Last week a Lowe’s Home Improvement delivery driver in Danville, Virginia was told he could not make a delivery because he is African-American and the customer did not want a black person on her property.
Marcus Bradley has been employed with Lowe’s for 11 years. He and Alex Brooks, a long-time coworker who makes deliveries with Bradley, were in their truck on the way to make the delivery when their manager called and told them to come back. Their manager told them that the customer had given specific instructions that she didn’t want a black employee making the delivery. Both were shocked, but they turned the truck around and went back. Brooks, who is white, refused to get back in the truck and make the delivery without Bradley. Another white driver made the delivery.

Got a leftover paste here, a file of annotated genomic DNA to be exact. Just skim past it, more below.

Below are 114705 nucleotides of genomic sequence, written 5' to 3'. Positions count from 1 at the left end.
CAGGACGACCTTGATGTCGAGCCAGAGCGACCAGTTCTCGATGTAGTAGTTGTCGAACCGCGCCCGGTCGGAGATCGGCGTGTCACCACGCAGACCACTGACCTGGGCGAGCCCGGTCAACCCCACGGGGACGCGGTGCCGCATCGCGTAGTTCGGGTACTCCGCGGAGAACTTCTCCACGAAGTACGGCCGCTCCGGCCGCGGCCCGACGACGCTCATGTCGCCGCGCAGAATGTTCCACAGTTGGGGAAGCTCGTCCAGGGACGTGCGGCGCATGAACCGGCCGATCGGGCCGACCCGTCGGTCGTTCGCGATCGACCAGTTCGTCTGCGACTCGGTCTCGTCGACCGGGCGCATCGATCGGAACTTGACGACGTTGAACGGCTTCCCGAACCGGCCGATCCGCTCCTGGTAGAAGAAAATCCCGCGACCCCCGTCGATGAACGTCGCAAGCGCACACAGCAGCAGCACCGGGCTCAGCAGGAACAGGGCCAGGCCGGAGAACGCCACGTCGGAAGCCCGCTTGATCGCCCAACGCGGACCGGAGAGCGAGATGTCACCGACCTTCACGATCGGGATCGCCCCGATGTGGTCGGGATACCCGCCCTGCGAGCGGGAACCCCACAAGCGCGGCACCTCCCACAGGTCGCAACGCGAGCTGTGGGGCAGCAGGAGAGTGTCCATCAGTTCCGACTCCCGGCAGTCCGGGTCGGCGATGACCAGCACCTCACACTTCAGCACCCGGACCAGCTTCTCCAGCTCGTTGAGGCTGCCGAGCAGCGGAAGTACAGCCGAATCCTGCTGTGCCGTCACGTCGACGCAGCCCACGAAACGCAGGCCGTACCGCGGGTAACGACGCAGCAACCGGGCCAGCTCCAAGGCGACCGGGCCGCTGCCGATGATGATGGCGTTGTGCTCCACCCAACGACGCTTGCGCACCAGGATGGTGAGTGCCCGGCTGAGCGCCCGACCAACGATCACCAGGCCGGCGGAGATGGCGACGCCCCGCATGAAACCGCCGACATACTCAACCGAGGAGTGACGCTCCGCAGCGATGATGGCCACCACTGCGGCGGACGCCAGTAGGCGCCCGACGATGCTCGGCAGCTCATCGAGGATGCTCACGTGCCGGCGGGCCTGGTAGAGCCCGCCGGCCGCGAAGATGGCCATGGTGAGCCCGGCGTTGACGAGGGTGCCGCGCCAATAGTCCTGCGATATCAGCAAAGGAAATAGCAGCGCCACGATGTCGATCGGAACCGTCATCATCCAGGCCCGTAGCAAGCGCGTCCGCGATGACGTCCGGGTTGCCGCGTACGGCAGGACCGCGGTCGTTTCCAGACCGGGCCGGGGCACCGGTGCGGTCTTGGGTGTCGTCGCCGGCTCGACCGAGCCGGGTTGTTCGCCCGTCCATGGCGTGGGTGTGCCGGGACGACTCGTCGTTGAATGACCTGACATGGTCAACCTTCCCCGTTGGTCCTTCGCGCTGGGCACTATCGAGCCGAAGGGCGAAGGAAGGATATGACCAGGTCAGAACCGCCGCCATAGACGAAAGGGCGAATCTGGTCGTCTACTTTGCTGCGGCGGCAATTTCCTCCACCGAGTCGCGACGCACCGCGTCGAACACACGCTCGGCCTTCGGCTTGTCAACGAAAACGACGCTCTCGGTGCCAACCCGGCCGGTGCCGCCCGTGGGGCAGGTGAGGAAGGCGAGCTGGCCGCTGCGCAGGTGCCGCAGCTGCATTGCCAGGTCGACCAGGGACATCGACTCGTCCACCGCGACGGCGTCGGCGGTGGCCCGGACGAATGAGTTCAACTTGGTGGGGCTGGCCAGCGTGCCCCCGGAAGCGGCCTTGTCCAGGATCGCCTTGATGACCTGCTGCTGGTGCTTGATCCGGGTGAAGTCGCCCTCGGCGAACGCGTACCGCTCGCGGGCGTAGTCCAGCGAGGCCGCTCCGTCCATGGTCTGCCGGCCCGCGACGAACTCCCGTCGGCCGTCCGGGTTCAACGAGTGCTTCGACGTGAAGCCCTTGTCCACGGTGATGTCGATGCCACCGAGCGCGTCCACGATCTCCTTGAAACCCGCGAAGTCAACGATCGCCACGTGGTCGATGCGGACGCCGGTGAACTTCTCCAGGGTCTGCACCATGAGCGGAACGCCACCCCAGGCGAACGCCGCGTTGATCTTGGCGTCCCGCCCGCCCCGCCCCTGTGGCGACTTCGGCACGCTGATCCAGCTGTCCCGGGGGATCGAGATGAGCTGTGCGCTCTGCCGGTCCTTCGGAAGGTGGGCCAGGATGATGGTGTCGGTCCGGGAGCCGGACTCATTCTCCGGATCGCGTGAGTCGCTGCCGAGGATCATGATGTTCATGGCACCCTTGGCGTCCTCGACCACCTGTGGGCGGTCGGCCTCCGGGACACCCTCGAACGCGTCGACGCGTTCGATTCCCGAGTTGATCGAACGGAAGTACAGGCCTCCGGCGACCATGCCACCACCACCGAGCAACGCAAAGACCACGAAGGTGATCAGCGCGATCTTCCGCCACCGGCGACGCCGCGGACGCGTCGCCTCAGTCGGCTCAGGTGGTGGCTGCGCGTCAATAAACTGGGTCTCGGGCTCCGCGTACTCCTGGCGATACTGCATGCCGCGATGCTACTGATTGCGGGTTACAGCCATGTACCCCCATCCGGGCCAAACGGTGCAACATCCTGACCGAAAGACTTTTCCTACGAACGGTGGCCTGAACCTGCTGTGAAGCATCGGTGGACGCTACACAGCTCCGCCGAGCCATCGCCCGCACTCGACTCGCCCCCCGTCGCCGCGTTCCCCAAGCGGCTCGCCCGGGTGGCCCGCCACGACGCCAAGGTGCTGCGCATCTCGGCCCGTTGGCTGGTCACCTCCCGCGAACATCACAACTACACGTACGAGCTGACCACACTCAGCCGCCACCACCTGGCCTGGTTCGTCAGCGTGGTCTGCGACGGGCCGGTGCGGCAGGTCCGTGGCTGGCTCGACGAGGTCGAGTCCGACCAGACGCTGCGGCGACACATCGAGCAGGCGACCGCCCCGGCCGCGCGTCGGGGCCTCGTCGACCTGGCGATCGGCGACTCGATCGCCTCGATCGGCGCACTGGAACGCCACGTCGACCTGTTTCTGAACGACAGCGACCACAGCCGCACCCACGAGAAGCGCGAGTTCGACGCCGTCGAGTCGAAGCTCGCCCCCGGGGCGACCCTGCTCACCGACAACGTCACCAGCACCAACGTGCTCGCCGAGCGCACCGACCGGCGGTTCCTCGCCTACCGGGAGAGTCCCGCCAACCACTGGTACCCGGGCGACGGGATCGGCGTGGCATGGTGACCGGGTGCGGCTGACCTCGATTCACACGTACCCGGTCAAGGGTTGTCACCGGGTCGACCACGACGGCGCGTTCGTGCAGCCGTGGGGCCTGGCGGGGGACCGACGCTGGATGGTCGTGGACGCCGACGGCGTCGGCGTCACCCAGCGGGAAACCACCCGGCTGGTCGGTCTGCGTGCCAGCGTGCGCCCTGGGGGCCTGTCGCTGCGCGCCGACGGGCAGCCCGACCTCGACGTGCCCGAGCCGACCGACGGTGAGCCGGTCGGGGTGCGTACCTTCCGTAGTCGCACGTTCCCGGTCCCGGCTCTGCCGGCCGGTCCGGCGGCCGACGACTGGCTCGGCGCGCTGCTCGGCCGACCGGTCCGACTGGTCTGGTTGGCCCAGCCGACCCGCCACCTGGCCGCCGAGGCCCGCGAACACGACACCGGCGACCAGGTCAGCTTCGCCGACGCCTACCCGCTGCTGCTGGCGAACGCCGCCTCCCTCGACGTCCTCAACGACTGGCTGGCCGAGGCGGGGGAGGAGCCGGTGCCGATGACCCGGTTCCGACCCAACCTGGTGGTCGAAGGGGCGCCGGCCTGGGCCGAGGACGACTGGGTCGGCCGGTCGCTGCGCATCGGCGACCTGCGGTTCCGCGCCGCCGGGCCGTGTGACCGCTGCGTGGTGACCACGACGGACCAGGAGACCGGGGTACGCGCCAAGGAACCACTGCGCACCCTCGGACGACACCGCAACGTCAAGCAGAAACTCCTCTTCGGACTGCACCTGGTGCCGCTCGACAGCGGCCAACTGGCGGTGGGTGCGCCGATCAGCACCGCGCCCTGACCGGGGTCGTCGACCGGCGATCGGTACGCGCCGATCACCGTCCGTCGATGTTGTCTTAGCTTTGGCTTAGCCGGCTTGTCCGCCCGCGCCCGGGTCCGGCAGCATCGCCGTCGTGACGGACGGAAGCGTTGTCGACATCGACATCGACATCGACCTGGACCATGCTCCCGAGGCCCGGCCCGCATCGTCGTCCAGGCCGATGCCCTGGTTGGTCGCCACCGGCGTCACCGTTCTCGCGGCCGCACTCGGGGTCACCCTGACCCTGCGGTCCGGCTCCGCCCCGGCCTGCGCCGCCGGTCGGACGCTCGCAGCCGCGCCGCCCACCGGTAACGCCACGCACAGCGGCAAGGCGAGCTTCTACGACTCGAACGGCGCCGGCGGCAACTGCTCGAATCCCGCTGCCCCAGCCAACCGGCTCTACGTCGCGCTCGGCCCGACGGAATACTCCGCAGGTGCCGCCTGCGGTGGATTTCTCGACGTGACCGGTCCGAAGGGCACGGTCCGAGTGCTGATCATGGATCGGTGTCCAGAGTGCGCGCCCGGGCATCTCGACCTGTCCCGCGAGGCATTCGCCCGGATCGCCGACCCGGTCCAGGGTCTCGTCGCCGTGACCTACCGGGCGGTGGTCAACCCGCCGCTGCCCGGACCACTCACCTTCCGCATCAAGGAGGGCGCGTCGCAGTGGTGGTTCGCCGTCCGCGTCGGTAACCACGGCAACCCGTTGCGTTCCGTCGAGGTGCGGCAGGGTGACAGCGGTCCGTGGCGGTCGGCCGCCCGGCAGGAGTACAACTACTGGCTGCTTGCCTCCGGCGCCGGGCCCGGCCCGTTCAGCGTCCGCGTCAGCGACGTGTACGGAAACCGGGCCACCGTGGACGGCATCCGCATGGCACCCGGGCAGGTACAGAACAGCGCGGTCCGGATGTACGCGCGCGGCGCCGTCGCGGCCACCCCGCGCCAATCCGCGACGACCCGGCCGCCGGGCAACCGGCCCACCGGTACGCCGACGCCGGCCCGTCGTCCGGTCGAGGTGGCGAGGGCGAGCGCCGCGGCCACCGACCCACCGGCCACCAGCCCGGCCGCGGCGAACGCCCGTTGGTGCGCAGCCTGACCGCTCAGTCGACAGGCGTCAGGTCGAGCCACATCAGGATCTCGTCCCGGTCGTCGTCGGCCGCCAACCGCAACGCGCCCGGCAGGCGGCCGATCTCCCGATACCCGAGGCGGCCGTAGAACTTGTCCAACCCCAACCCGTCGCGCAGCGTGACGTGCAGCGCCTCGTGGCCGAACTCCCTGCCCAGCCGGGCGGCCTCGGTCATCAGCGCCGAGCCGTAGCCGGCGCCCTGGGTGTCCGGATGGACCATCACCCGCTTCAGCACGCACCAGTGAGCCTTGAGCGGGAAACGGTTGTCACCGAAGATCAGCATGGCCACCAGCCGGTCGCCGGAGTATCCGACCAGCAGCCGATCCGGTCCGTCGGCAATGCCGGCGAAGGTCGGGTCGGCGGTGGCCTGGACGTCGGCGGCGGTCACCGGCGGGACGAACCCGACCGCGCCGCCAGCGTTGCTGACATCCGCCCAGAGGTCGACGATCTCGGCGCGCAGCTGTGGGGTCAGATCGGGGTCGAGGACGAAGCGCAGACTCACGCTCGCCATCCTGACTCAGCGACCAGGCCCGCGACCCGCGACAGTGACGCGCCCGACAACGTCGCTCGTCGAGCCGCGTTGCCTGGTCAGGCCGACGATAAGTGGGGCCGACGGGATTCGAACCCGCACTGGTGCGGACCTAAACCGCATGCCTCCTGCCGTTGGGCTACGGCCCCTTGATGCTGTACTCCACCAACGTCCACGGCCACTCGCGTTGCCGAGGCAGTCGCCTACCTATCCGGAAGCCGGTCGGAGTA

Upon learning of the situation, Lowe’s terminated the manager involved and apologized to its employees. Lowe’s also issued a statement saying “Under no circumstances should a discriminatory delivery request be honored as it is inconsistent with our diversity and inclusion core values and the request should have been refused.” The homeowner who made the request said “I got a right to have whatever I want and that’s it,” and “I don’t feel bad about nothing.”
14-Year Employee Terminated After Background Check Reveals 1990 Misdemeanor
BMW is going to trial soon on the issue of whether it violated employment discrimination laws when it used criminal background checks at its Greer, South Carolina plant that had a disparate impact on African-Americans. The background checks were completed in 2008. After reviewing the background checks 88 employees lost their jobs. 70 were African-American and many had been employed for years. One was terminated after 14 years of employment because her background check revealed a misdemeanor from 1990 with a fine of $137.
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